Love, Simon: love review


Can’t see Love, Simon without replacing it with the teen movie genre, a great and interesting program to come fromAmerican College from John Landis to She is so beautiful with Freddie Prinze Jr., passed by the inevitable John Hughes (Sixteen candles for Sam, Ferris Bueller’s Crazy Day, Breakfast Club). Like any genre, and with rare exceptions like movies’s Gregg Araki, the teen film adheres to rules as simple as their enjoyment, offering a universal reading grid in the ruthless world of school hallways – and by extension, of life.

Niini, Love, Simon by Greg Berlanti has a note of purpose as clear as it is beautiful: not to revolutionize the genre, nor to fundamentally turn the codes, but simply to offer “another” version of the teen movie. That is, one does not speak of a man or a woman’s struggle to seduce the opposite sex, nor their hope of leaving the ranks of the losers to become popular; but one to talk about a gay teenager trying to claim his identity and find his place. If not shifted to the background behind the main characters, or to the depths of underground teen movies, even if the genre is intended to communicate with as many people as possible.

Simon’s band


Adapted from I, Simon, 16, Homo Sapiens by Becky Albertalli Love, Simon therefore includes all elements of the genre. The voice-over that opens the story, the stereotypical family situation, the streets of a small American town, the school straight from the high school factory of the genre, the big alcoholic party in a house without the parents, not forgetting the inevitable big surreal scenes where the fate of the characters is played out like a theater stage, in front of many extras.

Precisely because the setting remains the same the film achieves its purpose: telling of Simon’s homosexuality not as something extraordinary, pulling him away from conventional standards, but as a way of life. His release is completely replaced by another secret until the climax (extremely melodic) without bothering the mechanics. Here’s where the film is most touching and intelligent: by posing as such a future reference about the matter, for many generations of teenagers, like tons of past teen movies.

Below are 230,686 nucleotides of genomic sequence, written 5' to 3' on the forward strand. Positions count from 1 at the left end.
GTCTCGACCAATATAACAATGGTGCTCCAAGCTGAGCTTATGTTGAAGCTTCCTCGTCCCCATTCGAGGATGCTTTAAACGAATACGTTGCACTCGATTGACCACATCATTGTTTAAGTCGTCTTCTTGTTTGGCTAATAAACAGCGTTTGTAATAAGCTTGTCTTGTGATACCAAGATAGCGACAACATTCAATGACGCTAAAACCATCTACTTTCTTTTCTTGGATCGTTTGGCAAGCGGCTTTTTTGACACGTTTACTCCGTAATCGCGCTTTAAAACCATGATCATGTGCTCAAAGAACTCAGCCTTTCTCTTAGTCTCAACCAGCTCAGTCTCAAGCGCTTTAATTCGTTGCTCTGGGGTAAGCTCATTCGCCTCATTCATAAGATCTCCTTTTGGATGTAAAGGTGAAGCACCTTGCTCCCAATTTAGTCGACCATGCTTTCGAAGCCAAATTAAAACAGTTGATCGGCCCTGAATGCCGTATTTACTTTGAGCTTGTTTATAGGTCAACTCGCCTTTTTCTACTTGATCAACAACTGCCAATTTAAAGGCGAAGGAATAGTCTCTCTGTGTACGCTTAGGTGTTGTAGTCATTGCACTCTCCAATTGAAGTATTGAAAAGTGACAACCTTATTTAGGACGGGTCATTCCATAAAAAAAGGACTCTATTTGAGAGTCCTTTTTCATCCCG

Nick Robinson's photo Nick Robinson


Of course, everything is very fast and very efficient. It lacks some darker nuances to give depth to Simon’s journey, which goes from a little teenager to a revolutionary in some scenes. We felt that the tears, the cries and the “fuck” were reduced to a minimum to keep a bright color.

Too much artificial and candy pink, the conclusion shows the desire to impose a moment of pure joy in the great tradition of the genre, when the inevitable and lazy scenes (the crisis with the deceived friends, the confrontations of the parents) proves the limitations of the film, with truly won by facing the slightest violence of his subject and allowing Simon to experience the pain.

Nick Robinson, Jennifer Garner, Josh DuhamelThe family from a brochure for Center Parc

but LOh, Simon almost perfectly working thanks to its performers. Started by Nick Robinson, seen in Jurassic World, and who embodies the simplicity of this teenager like the others. If there was no place to give the true emotional dimension to his journey, he brought to Simon all that was necessary to be weak and normal. In front of her, especially Katherine Langford (13 Reasons Why) and Alexandra Shipp (the new Tornado of X-Men: Apocalypse) who is good, while Logan Miller skillfully wears it half-cool half-nerdy energy in handsome defeat, again the obvious talk of teen movies in the 80s.

With his awesome CV for the superhero lover since his creation The Flash, bow, Supergirl or Legends of Tomorrowin addition to the more passed Dawson and in directing both films, Greg Berlanti reveals here a more intimate and sensitive side. And if his skill is not (yet) in his ambitions, as described in parentheses in the musical comedy, his Love, Simon gentle, touching and importantly worthy of some love.


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